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CAA and exceptional circumstances

I thought some of the regulars may be interested in the substantive response I received today from the CAA to a submission I made to them in January this year, regarding an airline's exceptional circumstances defence. The claim relates to the cancellation of a UK domestic flight last year.

Sorry for the length of the post but, in short, the CAA believes that the airline "has a strong case not to pay compensation".

The only information I have received from the airline regarding the reason for the cancellation was that "the aircraft scheduled to operate this service had an unexpected fault with the aircrafts [sic] engine temperature gauge and unfortunately in the interests of safety there was no option but to cancel this service".

The crux of my email to the CAA was as follows:
The airline has, to date, provided me with only very limited detail as to why they consider these circumstances to fall within Article 5(3). In particular, they have not provided with me with:
- confirmation of whether or not they agree with my comments on Article 5(3), nor details of their reasoning if they disagree,
- details of the circumstances that let to the cancellation, other than the sentence quoted above re the engine temperature gauge, which was in the airline's email,
- an explanation of why the company considers that these circumstances fall within Article 5(3), nor
- any evidence to support this contention.

I therefore do not believe that the airline has discharged its burden of proof in respect of Article 5(3) and, given the lack of information that has been made available to me, it is impossible for me to reach a conclusion on the legitimacy of their contention that this provision is applicable. I would therefore be grateful if you could provide an opinion on whether Article 7 applies in this case. I would also be grateful if you could advise of my options for obtaining evidence to test the airline's assertion that Article 5(3) is at issue should it be necessary for me to pursue this matter formally.
I had also noticed that the CAA website's information on exceptional circumstances appeared to be at odds with the legal authorities, particularly Wallentin-Herman. I therefore included a supplementary question in my email to the CAA:
CAA website commentary on "Extraordinary Circumstances"

I would be grateful if you could provide as much explanation as possible in your response. In particular, I note with interest your web page that discusses "Extraordinary Circumstances". My understanding of the regulation (as clarified by, for example, Advocate General Sharpston in her Opinion on the Kramme v SAS Sandinavian Airlines case) is that Article 5(3) imposes a two-part test (once the cause of the cancellation has been established), and requires the air carrier to demonstrate that:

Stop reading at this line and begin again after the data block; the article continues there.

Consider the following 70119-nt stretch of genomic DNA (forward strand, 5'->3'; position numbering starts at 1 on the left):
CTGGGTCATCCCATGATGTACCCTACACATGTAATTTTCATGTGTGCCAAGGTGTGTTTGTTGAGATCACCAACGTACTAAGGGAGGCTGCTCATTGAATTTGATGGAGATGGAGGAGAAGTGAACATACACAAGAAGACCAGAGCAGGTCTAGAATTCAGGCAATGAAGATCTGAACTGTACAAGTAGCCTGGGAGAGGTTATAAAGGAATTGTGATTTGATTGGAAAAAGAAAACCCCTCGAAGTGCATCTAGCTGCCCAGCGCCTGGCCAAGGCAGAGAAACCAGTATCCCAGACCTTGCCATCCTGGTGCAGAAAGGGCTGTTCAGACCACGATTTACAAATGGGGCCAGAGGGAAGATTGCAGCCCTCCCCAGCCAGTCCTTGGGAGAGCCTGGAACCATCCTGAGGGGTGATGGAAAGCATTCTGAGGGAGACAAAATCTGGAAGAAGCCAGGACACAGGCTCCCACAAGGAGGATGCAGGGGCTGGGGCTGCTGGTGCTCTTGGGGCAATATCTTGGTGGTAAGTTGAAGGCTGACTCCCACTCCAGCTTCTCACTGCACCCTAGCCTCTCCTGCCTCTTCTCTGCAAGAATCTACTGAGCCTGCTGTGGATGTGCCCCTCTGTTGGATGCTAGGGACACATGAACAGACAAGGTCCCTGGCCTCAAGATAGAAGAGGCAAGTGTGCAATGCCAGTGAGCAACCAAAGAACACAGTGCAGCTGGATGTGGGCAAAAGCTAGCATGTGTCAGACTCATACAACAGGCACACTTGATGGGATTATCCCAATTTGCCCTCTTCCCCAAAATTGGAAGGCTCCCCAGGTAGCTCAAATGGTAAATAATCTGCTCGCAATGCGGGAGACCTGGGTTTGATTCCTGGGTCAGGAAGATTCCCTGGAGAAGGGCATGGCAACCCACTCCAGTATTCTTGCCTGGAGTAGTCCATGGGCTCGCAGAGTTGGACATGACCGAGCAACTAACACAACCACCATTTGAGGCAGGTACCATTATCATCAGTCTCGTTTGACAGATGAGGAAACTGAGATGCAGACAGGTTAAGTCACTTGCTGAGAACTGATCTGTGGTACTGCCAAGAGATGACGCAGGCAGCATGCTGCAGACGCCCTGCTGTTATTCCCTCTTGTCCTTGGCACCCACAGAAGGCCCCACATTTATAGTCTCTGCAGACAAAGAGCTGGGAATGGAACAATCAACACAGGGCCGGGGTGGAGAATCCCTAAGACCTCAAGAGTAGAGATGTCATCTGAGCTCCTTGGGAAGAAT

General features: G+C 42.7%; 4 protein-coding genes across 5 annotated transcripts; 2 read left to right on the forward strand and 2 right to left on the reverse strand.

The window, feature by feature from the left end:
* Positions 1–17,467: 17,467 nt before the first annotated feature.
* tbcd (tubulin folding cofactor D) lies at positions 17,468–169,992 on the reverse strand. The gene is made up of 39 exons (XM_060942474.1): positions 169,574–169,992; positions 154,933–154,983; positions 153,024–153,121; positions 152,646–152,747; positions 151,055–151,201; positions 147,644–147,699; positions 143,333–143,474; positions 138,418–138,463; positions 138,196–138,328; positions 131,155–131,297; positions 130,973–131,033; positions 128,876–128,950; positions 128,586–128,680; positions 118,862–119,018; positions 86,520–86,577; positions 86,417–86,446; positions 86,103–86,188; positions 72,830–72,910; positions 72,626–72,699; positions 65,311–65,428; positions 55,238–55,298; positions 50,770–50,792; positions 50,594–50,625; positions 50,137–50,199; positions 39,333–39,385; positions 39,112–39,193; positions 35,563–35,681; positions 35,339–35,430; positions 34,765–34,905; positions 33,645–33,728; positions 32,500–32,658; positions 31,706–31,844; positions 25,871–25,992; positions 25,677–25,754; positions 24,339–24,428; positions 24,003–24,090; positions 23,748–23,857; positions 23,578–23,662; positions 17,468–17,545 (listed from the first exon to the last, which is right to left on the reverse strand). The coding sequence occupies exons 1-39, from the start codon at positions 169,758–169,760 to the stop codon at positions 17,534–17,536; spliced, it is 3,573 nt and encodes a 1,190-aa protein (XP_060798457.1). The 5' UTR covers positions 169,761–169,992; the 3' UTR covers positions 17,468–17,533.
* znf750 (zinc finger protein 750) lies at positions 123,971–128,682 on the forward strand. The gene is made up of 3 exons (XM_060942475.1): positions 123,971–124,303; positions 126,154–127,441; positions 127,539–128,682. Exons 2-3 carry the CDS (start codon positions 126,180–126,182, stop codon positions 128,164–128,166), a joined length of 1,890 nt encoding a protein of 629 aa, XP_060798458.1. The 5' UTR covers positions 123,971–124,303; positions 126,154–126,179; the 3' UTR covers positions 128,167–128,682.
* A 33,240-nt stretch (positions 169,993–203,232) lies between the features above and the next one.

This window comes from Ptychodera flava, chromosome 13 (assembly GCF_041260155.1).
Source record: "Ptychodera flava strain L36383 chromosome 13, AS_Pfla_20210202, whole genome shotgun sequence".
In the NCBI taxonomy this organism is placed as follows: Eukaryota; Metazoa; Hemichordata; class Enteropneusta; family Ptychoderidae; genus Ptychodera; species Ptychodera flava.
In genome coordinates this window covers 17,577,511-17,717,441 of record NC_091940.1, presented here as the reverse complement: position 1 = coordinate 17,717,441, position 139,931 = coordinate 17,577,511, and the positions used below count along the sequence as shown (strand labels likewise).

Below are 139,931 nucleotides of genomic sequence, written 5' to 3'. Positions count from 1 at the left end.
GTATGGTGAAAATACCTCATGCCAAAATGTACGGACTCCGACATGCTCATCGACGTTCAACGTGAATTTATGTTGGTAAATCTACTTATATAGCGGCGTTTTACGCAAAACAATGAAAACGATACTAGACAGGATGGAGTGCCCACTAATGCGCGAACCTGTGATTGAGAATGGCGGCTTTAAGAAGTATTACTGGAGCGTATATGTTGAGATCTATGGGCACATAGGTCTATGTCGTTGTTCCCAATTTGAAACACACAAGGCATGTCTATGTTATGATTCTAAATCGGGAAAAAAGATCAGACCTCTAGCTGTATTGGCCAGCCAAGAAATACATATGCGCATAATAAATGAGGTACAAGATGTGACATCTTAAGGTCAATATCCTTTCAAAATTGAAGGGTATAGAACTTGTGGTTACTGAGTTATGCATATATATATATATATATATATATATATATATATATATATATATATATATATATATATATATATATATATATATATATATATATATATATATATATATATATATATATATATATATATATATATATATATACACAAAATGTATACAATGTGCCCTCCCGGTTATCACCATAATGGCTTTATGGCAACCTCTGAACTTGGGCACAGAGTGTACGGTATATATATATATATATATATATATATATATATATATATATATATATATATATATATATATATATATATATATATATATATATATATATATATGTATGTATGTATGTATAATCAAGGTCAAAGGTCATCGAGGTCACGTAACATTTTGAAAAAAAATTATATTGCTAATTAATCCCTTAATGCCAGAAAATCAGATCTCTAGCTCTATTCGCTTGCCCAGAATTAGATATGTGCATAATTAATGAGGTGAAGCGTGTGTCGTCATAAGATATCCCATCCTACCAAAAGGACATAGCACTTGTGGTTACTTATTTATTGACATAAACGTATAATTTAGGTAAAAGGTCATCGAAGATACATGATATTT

- the circumstances that caused the cancellation were "extraordinary" and
- those circumstances "could not have been avoided even if all reasonable measures had been taken".
Your web page, however, seems to deal only with the second of these. Indeed, it includes the sentence "Despite the word extraordinary, it does not necessarily mean it is a rare event, it just has to be outside of the airline's control". This would seem to imply that the only test is whether the circumstances are outside of the airline's control, which appears to be at odds with both the Kramme opinion and the ECJ's judgements in the Wallentin-Hermann and Sturgeon cases.

Furthermore, I note your inclusion of the following sentence: "We have found that we consider the delay or cancellation to be outside of the airline's control in the majority of cases reviewed". This sentence again touches on my point in the previous paragraph because it appears to cover only one of the tests in Article 5(3), but I also find it surprising given more general comments made about this provision in the legal authorities (although "the majority" to which you refer may of course be a reflection of the nature of the cases that tend to be referred to you). In her Kramme opinion, for example, Advocate General Sharpston stated that it "seems particularly appropriate to interpret Article 5(3) narrowly" and that "as a derogation from the right to compensation, it should be interpreted restrictively". These comments are consistent with the ECJ's findings in Wallentin-Hermann and Sturgeon regarding the limited range of aircraft technical issues that constitute extraordinary circumstances.